Jo Koy is far from the norm when it comes to the comedy world.
Born Joseph Glenn Herbert, Koy has always had comedy in his blood. But he’s had a long climb to the top, since starting out in the entertainment industry at just 14. Now 47 years old, with a smash hit Netflix special to his name, he has sold out shows all over the world. So no one will blame him if he looks back and laughs.
Talking with Revue early one morning, Koy remembered the years he spent slinging shoes at Nordstrom Rack during his younger days as a fresh-faced comic.
“I remember when I did The Tonight Show (in 2005) and I didn’t know how broad its reach was,” he said. “This is back with Jay Leno, and I remember going to work (at Nordstrom Rack) the next day, and I swear to God, every other person saw me on The Tonight Show. And it was the same thing that they would say to me, they would be like, ‘Oh my god, you were so funny on The Tonight Show!’ And I’d be like, ‘Thank you so much!’ And then they’d be like, ‘Can I get this in a size 8?’ It was so crushing, man! Reality would just jump in so fast.”
Not letting the retail rat race slow him down, Koy did what any motivated comedian did in the pre-social media age. He went to Kinko’s.
“I started in ’89, and in order to get the word out, you had to go to Kinko’s and make flyers,” he said. “You had to make real, physical flyers and hand them out and put them on cars. So I have that in me. When I came up in Vegas, I always knew I had to do it myself.”
Sometimes even selling tickets door-to-door for shows he often produced himself, Koy steadily built a word of mouth following in his hometown of Las Vegas. From open mics and casino gigs, he moved on to touring the country, frequently getting booked as the “other” ethnicity at various colleges’ multicultural comedy shows.
Half-white and half-Filipino, Koy frequently jokes about the many stereotypes surrounding his ethnicity. His comedy blends carefully barbed observations with candid, scathing storytelling stemming from his childhood growing up with his Filipino mother, as well as his experiences now as a dad.
Despite razzing his mother’s parenting style onstage now, Koy still credits her with getting him to where he is today, and delights in how much she loves sharing in his spotlight.
“I always say, (my mom) indirectly made me famous, because she was always going to these Filipino community events,” Koy said. “Back then, you had to physically walk outside and find other Filipinos. We’d get together at the Knights of Columbus Hall and everyone would bring some sort of Filipino food and the kids would go up there and entertain everyone.
“So that’s when I got bit. That’s how I got the bug, man.”
With years of sold-out comedy clubs and steadily increasing numbers of TV appearances, including more than 100 appearances on the E! hit Chelsea Lately and two Comedy Central specials, Koy embraced the rising social media wave with his hit podcast The Koy Pond.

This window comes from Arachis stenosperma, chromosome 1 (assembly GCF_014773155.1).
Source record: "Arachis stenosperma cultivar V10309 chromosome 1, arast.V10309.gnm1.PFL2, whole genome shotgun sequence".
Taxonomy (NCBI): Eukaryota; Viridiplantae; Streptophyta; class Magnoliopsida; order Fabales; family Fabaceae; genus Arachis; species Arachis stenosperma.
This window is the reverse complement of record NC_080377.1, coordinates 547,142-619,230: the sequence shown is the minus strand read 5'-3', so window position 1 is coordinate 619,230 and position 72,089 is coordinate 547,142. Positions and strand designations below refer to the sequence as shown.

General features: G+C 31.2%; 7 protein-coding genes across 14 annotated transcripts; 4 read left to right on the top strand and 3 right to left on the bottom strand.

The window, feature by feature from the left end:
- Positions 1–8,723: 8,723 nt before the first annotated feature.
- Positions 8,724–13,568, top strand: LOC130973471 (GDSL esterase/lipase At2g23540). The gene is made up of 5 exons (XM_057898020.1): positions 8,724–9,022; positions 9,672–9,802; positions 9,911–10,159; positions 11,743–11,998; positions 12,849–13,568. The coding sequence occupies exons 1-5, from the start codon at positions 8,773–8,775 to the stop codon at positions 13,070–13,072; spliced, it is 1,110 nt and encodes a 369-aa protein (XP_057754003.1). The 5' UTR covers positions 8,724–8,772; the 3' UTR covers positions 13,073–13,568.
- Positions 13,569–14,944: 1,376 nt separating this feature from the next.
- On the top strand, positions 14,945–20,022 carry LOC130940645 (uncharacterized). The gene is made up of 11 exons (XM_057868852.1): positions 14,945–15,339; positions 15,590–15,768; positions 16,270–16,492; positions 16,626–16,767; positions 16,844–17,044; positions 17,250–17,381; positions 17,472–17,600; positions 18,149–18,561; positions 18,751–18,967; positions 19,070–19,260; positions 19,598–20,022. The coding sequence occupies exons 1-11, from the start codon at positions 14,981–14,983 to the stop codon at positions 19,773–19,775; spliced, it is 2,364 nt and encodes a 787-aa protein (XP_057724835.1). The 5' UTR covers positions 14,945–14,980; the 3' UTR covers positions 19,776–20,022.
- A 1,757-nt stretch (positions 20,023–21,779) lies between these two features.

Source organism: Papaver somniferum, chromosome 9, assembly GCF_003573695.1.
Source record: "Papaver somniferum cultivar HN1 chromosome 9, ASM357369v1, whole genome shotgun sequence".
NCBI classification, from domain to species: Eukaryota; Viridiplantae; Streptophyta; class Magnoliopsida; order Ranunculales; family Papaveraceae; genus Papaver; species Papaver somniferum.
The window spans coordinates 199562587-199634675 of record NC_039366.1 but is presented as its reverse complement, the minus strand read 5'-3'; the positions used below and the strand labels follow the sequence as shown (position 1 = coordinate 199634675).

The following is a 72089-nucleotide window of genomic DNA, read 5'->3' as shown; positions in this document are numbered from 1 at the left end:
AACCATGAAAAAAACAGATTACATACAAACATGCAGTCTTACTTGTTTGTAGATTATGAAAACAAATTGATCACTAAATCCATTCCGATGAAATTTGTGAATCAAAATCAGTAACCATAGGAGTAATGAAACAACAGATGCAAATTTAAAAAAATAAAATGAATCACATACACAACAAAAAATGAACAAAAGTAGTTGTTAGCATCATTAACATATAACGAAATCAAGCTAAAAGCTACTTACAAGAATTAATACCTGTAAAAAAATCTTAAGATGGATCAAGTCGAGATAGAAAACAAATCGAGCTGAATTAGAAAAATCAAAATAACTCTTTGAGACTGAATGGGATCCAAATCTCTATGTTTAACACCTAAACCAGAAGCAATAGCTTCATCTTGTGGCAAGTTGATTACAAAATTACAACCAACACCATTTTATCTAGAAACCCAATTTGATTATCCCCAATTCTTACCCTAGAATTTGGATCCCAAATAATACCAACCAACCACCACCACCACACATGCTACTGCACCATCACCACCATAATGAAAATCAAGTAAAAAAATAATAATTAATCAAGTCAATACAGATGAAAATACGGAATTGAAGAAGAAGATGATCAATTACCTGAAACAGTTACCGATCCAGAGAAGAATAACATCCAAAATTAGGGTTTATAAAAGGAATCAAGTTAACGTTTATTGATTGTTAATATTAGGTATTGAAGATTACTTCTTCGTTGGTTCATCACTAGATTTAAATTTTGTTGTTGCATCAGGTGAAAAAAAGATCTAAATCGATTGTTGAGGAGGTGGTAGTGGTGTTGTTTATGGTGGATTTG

But it wasn’t enough for Koy, and when Netflix announced its massive comedy slate for 2017, he found his name absent from the list and decided to do something about it. Producing his third comedy special himself, he won over the streaming juggernaut with how funny it was.
“When we shot that, Netflix wasn’t even interested,” he said. “They weren’t like, ‘Go shoot it and cut it up and we’ll give it a look.’ All of these platforms were already saying no to me, so it was a full-on 100 percent risk. But that’s what you’ve got to do, man. You’ve got to take that risk. You’ve got to show people who you are and stand up for yourself.”
The risk paid off big time. Jo Koy: Live In Seattle premiered on Netflix in March 2017 and became his biggest hit to date. He’s sold out countless shows since, and even had a day named after him in Hawaii last year: Jo Koy Day, on Nov. 24.
This year, he’s returning to the island state where he’s overwhelmingly popular to film his next Netflix special on Jo Koy Day.
“It’s so surreal. I’ve always heard of people getting the key to the city and that was my day; that was my moment,” Koy said. “That taping for that special is not until November and (it) sold out in just a couple days. And not just that show, we added three more. So four arenas shows in November, with something like 26,000 tickets sold.”
Before breaking sales records in Hawaii, Koy’s Break The Mold tour will stop here in West Michigan at the Kalamazoo State Theatre, where he said fans can expect a preview of the new material that will make up his next Netflix performance.
Still hustling, Koy is also currently working on a long-awaited animated series for TruTV titled The Functional Family, which is based on his family life.
But it’s his shoes that keep him moving. Pun intended.
“Every time I go shoe shopping, it’s like I remember those days, and I just use that as motivation,” Koy said, remembering his time at Nordstrom Rack. “I’ve got to bust my ass or I could go back to selling shoes again.”
Break The Mold Tour
Kalamazoo State Theatre
404 S. Burdick St., Kalamazoo
Sept. 23, 5 p.m., $38-48, $113 VIP
kazoostate.com, (269) 345-6500